Media statement: Foundation mourns the loss of music icon Dorothy Masuka
Date: 26 February 2019
From: Nelson Mandela Foundation
We at the Nelson Mandela Foundation mourn the passing of one South Africa’s legendary jazz singers, Dorothy Masuka. We send our heartfelt condolences to Mam’Masuka’s family, friends and her legion of fans throughout the world. Hamba kahle and rest in peace.
Mam’Masuka’s music was part of the fabric of Nelson Mandela’s life in the 1950s. They renewed their acquaintance once he was freed from prison and she had returned to South Africa after years of exile in Zambia and her home country, Zimbabwe.
Recalling a joyful period from September 1955 when his banning order had expired and he took a road trip around the country, Madiba wrote in his autobiography, Long Walk to Freedom, about listening to the radio as he drove. “While I despised the conservative politics of Radio Bantu served up by the government-run South African Broadcasting Corporation, I revelled in its music.”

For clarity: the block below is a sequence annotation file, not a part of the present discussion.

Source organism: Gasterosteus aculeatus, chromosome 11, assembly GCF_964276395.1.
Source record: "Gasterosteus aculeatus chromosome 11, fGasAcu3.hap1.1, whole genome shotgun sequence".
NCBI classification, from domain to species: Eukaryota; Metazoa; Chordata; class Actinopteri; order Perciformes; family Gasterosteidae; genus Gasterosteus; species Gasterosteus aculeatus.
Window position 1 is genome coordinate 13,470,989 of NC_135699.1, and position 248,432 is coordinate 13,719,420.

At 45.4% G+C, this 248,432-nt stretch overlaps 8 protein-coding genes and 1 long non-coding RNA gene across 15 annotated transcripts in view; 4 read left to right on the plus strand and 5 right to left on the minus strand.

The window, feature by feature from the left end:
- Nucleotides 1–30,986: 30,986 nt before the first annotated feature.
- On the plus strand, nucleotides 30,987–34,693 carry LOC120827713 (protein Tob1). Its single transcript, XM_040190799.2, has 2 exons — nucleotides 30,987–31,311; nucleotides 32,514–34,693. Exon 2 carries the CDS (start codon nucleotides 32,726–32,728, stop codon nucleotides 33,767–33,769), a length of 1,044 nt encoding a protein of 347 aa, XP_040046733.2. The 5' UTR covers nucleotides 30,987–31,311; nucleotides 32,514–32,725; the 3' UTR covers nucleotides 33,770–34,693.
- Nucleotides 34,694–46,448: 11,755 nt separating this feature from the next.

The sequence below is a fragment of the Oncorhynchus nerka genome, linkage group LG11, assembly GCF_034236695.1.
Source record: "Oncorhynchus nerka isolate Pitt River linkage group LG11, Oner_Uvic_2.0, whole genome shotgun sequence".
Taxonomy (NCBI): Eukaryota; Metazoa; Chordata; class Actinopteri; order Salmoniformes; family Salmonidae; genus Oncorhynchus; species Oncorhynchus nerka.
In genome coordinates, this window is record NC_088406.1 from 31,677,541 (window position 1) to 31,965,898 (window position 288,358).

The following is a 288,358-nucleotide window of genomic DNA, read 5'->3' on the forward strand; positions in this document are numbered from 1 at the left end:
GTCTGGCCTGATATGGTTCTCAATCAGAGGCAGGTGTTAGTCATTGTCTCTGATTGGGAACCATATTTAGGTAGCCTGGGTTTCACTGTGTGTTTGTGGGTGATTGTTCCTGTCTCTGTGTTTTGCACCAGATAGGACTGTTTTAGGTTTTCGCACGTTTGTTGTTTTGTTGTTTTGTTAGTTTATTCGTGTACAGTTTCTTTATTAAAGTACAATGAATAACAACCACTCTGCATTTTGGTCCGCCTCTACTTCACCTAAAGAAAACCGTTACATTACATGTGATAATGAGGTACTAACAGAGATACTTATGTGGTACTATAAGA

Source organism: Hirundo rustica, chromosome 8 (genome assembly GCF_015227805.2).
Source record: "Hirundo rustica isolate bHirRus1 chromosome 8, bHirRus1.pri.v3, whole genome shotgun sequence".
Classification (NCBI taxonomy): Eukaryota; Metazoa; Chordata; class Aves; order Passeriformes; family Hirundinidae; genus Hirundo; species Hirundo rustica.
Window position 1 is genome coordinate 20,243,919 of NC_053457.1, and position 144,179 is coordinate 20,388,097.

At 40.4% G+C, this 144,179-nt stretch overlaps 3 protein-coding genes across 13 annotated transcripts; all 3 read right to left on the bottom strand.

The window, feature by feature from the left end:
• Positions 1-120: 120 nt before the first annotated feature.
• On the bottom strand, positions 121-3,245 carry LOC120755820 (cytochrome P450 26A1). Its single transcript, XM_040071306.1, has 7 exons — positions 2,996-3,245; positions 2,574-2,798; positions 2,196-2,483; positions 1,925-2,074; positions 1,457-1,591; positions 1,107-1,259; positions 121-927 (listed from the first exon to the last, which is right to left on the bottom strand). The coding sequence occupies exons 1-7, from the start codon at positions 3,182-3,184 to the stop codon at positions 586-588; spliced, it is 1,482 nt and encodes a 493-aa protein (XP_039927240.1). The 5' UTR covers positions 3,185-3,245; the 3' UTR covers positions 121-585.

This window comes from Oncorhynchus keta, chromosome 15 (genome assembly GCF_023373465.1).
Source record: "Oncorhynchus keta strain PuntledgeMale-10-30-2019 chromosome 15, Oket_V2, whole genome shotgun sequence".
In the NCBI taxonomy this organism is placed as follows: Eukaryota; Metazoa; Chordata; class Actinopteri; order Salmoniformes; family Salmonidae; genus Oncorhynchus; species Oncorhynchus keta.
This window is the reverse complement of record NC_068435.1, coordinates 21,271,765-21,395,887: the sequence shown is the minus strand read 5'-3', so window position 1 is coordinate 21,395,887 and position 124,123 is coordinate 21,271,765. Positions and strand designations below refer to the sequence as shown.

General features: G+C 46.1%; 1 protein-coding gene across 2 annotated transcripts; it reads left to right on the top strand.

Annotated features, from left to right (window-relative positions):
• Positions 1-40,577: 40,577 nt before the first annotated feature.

On what he called a “fact-finding mission” to talk to activists around South Africa, he listened to the SABC’s “Rediffusion Service”, which played the music of Dorothy Masuka, Miriam Makeba and others. “I enjoy all types of music, but the music of my own flesh and blood goes right to my heart,” he wrote. “The curious beauty of African music is what uplifts even as it tells a sad tale. You may be poor, you may have only a ramshackle house, you may have lost your job, but that song gives you hope.”
In August 2008 Mam’Masuka was in the line-up at a concert in Johannesburg to mark Madiba’s 90th year. And one of her last major performances was at the funeral of Mama Winnie Madikizela-Mandela in 2018.
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